Yom Kippur, also known as Day of Atonement, is the holiest day of the year for the people of Israel. Its central themes are atonement and repentance. Jewish people traditionally observe this holy day with a 25-hour period of fasting and intensive prayer, often spending most of the day in synagogue services. Yom Kippur completes the annual period known in the Hebrew Bible as the High Holy Days or Yamim Nora’im ("Days of Awe"). Yom Kippur is the tenth day of the month of Tishrei. According to Jewish tradition, HaShem inscribes each person’s fate for the coming year into a book, the Book of Life, on Rosh Hashanah, and waits until Yom Kippur to "seal" the verdict. During the Days of Awe, We seek to amend our behavior and seek forgiveness for wrongs done against G-d (bein adam leMakom) and against other human beings (bein adam lechavero). The evening and day of Yom Kippur are set aside for public and private petitions and confessions of guilt (Vidui).
Between Rosh HaShanah and Yom Kippur are ten days, known as the Aseret Yemei Teshuva (ten days of repentance). During this time it is "exceedingly appropriate" for Jews to practice "Teshuvah", which is examining one’s deeds and repenting for sins committed against both G-d and one’s fellow man in anticipation of Yom Kippur. This repentance can take the form of additional supplications, confessing one’s deeds before G-d, fasting, and self-reflection.
Forgiveness of Sin. Although the korban of Rabbeinu Yeshua atones for a good portion of our sins, those transgressions between man and his fellow man are not forgiven unless we ask our friend to forgive us first. This should be a priority on everyone’s list as we come to Yom Kippur, because we want to achieve the best atonement possible and we need to be forgiven by those we may have wronged. It is a proper custom to ask all of our friends’ forgiveness before the holiday and to say we forgive them when asked by them.
The haunting climax of the High Holidays occurs with that heartfelt end-of-Yom Kippur request: "At the time when the gates of favor are to be opened" (Piyut on Rosh Hashanah and Yom Kippur)
The beautiful song of "Et Shaarei Rason / When the Gates of Acceptance" is sung on Rosh Hashanah before blowing the shofar and before Minhah (afternoon prayer) on Yom Kippur. The gate that we sing about is the gate of teshuvah. It is open on Rosh Hashanah and Yom Kippur and closed at Ne’ilah at the end of Yom Kippur. This gate is our lifeline to HaShem. One might think that this gate is only open to the fully repenting individual. However, the word gate – "shaar" – has the same letters as "rasha" – the wicked. What connection does the wicked have with the gate?
One Yom Kippur, a famous Rabbi, was walking home from services on Yom Kippur night. The hour was late and the streets of Jerusalem were completely silent. Such is the nature of Yom Kippur in Israel. There is not a car on the street, not a coffee shop that is open. He was walking near Kikar Davidka (Davidka Square). Suddenly he heard a group of people making noise. He was shocked. Curious as to what was going on, he inched closer. He saw a crowd of non-religious Israelis, the type of gang one would expect to see hanging out at a coffee shop. As the group sat around, their leader stood before them. In a chanting voice he began "Mah nishtanah halaylah hazeh mikol haleilot? (Why is this night different from all other nights?) On all other nights of the year we eat and drink but on this night we don’t. Why?" At this point everyone joined in unison, "Ki hayom Yom Kippurim. (Because today is Yom Kippur.)"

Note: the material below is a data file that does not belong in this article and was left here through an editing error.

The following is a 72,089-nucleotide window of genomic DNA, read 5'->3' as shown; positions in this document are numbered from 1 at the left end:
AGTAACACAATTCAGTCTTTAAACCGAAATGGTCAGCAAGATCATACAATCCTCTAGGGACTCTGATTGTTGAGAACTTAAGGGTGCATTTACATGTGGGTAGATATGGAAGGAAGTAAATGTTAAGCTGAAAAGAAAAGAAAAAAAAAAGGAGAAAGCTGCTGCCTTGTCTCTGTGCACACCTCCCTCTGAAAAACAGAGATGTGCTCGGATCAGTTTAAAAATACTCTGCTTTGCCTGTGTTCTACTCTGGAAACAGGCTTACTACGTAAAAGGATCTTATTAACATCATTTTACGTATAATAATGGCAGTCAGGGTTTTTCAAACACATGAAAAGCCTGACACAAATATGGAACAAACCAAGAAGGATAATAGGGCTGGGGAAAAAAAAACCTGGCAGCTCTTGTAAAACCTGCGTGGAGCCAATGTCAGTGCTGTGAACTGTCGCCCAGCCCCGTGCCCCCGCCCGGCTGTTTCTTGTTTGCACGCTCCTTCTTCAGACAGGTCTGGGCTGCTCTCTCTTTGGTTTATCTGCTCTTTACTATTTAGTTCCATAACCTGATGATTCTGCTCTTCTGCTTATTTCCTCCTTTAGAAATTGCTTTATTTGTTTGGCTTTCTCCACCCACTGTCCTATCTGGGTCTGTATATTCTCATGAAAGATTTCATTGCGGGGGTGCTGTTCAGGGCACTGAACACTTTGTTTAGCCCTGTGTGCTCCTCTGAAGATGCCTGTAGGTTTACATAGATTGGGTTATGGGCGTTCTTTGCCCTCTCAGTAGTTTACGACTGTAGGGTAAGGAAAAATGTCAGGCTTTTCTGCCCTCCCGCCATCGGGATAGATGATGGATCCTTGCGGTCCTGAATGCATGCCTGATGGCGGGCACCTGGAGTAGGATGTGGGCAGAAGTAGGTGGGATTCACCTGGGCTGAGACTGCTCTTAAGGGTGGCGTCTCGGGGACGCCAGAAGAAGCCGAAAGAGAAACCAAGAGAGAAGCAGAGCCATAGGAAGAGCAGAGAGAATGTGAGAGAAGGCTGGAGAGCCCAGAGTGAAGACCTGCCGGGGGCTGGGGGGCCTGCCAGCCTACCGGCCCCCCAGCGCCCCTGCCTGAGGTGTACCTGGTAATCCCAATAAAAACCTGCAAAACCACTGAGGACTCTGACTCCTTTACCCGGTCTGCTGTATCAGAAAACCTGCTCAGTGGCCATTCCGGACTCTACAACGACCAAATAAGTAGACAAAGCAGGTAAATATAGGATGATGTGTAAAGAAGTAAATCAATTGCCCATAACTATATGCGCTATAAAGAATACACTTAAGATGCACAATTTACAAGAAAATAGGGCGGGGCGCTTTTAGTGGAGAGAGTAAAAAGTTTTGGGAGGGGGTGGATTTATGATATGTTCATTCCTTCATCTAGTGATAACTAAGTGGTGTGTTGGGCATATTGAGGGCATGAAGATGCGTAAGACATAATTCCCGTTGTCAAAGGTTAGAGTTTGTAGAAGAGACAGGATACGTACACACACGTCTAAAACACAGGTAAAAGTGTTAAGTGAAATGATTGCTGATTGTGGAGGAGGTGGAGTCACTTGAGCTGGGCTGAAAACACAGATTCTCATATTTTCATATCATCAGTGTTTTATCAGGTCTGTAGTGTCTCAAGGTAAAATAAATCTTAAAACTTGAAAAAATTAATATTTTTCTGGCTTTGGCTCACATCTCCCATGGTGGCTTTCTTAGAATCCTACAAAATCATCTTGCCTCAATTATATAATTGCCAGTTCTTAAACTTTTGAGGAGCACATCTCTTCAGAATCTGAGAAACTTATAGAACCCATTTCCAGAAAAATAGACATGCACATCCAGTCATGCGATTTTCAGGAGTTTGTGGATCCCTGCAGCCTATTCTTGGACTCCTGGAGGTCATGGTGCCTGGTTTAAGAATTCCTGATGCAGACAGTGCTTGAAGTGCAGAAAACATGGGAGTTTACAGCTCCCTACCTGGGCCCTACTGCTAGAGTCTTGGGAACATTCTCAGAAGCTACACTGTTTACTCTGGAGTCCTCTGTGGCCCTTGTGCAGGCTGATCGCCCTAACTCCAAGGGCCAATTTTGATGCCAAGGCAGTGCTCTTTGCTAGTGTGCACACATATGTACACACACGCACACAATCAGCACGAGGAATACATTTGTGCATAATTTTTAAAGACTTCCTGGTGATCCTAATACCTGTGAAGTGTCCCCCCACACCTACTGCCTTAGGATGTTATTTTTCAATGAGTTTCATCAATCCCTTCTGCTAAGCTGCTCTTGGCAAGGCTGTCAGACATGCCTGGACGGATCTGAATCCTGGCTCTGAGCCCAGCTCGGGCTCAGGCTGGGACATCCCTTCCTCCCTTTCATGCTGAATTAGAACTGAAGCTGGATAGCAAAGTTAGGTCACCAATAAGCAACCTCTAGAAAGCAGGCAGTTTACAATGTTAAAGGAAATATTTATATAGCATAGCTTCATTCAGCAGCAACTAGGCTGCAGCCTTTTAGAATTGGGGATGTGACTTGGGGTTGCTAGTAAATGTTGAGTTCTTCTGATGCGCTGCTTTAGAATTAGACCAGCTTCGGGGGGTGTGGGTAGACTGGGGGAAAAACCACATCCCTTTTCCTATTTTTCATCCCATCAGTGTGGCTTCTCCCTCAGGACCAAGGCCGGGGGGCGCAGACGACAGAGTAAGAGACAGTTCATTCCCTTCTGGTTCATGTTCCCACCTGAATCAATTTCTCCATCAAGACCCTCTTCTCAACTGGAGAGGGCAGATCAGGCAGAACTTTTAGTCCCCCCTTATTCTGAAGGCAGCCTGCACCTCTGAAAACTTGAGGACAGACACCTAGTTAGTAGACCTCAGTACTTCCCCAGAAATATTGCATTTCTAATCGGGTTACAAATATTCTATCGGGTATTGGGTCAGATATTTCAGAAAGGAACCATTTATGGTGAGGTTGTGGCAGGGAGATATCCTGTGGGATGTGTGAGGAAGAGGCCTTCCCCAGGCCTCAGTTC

The Rabbi watched, his eyes transfixed on the incredible scene unfolding before him. And then again the leader would begin to enumerate one sin after another that they would normally commit and then they would proclaim that it is Yom Kippur. On this night they would not dance; they would not eat un-kosher food. They would not talk inappropriately. Because they knew Yom Kippur is different. They understood that even if during the rest of the year they may commit acts befitting a "rasha," on Yom Kippur, they can stand by the gate.
The gate is open for everyone on Yom Kippur. Yes, the Yom Kippur gates will close at the end of the day, but Jewish tradition teaches that the gates of prayer and the gates of repentance, in fact all gates, re-open each day. In life, there are always gates to open, at all ages, at all moments. We are the gate-keepers; will we open them and walk through or will they remain shut? Will we open the gate of compassion? The gate of righteousness? The gate of goodness? The gate of giving? The gate of forgiving? The gate of listening? The gate of sharing? The gate of commitment to our synagogue? The gate of Torah study? The gate of prayer? The gate of healing? The gate of risking to love more deeply the people we say we love? The gate of courage? The gate of action?
The Holy One opens the gates of heaven for us, but will we also open our gates to G-d? As the Hasidic saying goes, “Where do we find G-d? Wherever we let G-d in.” It is up to us to open our own gates, to let down our barriers, to let the Holy One in.
In addition, many synagogues have instituted that before Kol Nidre it is announced that everyone should forgive each other and everyone should say that they have forgiven. This creates a tremendous force of atonement in Heaven and will affect a Divine Pardon by HaShem to all His people.
Tizku Leshanim Rabot (May you merit [a life of] many years). May we merit to see the return of King Messiah return this new year! Amen, ken yehi ratzon (May it be HaShem’s will).
Tags: central themes, day of atonement, day of the year, days of awe, fellow man, HaShem, hebrew bible, High Holy Days, holy day, jewish tradition, korban, repentance, rosh hashanah, rosh hashanah and yom kippur, self reflection, Supplications, synagogue services, tishrei, yamim nora, yom kippur
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